September 18, 2009

Poetry Friday--Frederick Douglass

One hundred seventy years ago this month, on September 3, a 20 year-old slave, Frederick Douglass managed to make his way to freedom.

From the Narrative of the Life of Frederick Douglass (published in 1845):
It is impossible for me to describe my feelings as the time of my contemplated start drew near. I had a number of warmhearted friends in Baltimore,--friends that I loved almost as I did my life,--and the thought of being separated from them forever was painful beyond expression. It is my opinion that thousands would escape from slavery, who now remain, but for the strong cords of affection that bind them to their friends. The thought of leaving my friends was decidedly the most painful thought with which I had to contend. The love of them was my tender point, and shook my decision more than all things else.


He managed
to escape, not by luck
but by careful
planning and the help
of others who were willing
to put their own
safety in peril.

How lucky he was.

He left not easily,
but accompanied
by pain, pain
profoundly deep with
the loss of friends
who bound him with strong
cords of affection.

How lucky he was.

How lucky he was
to know the difference
between the tender
point and the point
at which he would
be tendering his soul.
A friendship can
be rekindled,
a soul cannot.

© Diane Mayr, all rights reserved

An interesting side note for my New Hampshire friends--"The Fugitive's Song," shown above, was written by Jesse Hutchinson. Jesse was a member of the Hutchinson Family of singers who were from Milford, NH.

The picture is from the Library of Congress, which gave it a copyright date of 1845. Douglass and the Hutchinson Family toured together in England during the year 1845.

If you'd like to read another poem about Frederick Douglass, there is stunning one by Robert E. Hayden here.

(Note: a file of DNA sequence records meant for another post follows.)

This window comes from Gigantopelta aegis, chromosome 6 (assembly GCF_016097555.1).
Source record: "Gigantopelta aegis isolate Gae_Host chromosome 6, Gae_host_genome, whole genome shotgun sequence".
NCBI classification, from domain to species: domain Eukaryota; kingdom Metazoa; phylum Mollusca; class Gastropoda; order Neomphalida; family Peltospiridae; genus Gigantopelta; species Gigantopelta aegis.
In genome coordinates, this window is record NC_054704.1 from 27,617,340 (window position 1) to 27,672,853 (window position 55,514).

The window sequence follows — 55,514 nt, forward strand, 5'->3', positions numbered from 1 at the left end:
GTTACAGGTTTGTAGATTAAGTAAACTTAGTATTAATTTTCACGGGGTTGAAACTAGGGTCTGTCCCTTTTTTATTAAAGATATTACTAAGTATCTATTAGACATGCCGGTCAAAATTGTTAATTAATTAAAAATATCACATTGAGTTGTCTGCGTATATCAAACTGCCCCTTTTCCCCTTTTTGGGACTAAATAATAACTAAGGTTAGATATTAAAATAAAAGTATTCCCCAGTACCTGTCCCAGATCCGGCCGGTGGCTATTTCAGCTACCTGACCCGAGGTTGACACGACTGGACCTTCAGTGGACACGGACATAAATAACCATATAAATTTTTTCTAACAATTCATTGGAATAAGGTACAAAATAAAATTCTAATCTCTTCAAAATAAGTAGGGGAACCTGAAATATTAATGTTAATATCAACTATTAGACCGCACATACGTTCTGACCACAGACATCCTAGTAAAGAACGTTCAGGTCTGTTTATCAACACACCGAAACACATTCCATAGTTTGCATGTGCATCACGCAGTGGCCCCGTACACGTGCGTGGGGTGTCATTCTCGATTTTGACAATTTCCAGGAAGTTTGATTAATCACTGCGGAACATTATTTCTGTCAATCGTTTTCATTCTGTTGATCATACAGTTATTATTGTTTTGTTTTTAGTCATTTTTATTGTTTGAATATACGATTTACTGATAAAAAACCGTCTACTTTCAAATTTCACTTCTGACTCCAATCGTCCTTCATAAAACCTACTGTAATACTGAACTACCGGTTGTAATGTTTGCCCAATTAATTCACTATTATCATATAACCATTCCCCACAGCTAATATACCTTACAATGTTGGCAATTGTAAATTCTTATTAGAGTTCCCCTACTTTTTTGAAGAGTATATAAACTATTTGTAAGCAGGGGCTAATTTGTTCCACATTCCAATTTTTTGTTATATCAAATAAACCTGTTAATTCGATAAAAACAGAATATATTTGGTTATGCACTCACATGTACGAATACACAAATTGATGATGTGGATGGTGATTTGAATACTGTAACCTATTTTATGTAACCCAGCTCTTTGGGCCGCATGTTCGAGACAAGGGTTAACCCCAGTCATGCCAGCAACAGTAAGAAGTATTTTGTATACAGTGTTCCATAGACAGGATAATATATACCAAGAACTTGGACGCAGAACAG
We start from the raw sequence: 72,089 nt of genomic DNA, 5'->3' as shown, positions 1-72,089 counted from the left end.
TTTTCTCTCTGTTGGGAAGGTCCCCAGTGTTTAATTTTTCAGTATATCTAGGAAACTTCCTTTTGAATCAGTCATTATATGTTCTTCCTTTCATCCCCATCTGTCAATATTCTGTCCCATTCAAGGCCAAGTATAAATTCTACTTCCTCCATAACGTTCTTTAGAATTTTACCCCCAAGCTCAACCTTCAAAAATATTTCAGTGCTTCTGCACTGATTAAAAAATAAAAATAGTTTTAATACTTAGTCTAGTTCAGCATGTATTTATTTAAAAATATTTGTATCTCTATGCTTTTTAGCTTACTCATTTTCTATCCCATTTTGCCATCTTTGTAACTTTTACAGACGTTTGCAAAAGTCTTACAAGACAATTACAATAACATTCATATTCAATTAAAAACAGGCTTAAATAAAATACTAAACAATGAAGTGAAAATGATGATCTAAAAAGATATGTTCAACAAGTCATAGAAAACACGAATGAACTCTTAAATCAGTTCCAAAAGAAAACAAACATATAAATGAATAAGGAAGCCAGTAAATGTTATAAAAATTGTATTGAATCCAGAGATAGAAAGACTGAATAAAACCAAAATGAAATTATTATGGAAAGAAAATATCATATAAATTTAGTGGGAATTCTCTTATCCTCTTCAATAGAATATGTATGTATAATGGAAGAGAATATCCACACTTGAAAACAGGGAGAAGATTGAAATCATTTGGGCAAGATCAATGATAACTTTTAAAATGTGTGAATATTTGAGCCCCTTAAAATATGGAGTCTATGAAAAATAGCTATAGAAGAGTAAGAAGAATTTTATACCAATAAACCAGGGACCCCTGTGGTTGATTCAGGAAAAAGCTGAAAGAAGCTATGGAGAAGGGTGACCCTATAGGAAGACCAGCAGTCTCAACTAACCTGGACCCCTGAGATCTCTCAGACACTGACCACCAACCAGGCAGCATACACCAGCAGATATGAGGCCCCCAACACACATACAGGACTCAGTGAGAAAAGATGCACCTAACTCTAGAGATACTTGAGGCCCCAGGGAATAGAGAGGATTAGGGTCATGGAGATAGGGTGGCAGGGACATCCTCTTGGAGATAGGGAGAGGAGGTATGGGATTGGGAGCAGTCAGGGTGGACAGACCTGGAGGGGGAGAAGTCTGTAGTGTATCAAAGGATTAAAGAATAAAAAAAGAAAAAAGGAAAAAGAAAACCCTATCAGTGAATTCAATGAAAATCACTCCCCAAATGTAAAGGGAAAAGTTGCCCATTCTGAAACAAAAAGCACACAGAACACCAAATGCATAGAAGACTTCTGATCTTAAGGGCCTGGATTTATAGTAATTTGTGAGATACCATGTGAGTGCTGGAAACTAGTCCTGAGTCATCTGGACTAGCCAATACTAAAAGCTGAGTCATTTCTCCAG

The Poetry Friday Round-Up this week is being hosted at Becky's Book Reviews.


  1. The passage written by Douglass that you quoted is so powerful. I love how the poem captures the dilemma in the last stanza so precisely: How lucky he was/
    to know the difference/between the tender/
    point and the point/at which he would/
    be tendering his soul./A friendship can/be rekindled,/
    a soul cannot.

    Thanks for sharing this! Melissa

  2. Diane, this is beautiful. Now, I'm probably being obtuse, and I don't feel great this morning, so that will be my excuse, but who actually wrote Tender Point?

    I know Douglass wrote the paragraph, and Jesse Hutchinson wrote The Fugitive's Song. I was with you that far:>)

    But the poem...did you write it?

    And whoever wrote it, it's gorgeous. I absolutely love the way the poet plays with the meanings of tender. Wow.

    I also really like the poem you linked to, especially the last couple of lines:

    but with the lives grown out of his life, the lives
    fleshing his dream of the beautiful, needful thing.

    Douglass just came up in conversation at a cross-country meet I was at yesterday. How funny to continue my Poetry Friday readings and find him here!

  3. Hi Melissa and Laura! I wrote the poem, so many thanks, both, for your kind words.

    Laura, I'm curious, how did Frederick Douglass come up at a cross-country meet?

  4. I just updated the post with my name and the copyright symbol, so now there's no question! Thanks for alerting me to the fact that I never actually came out and said it was mine. Duh.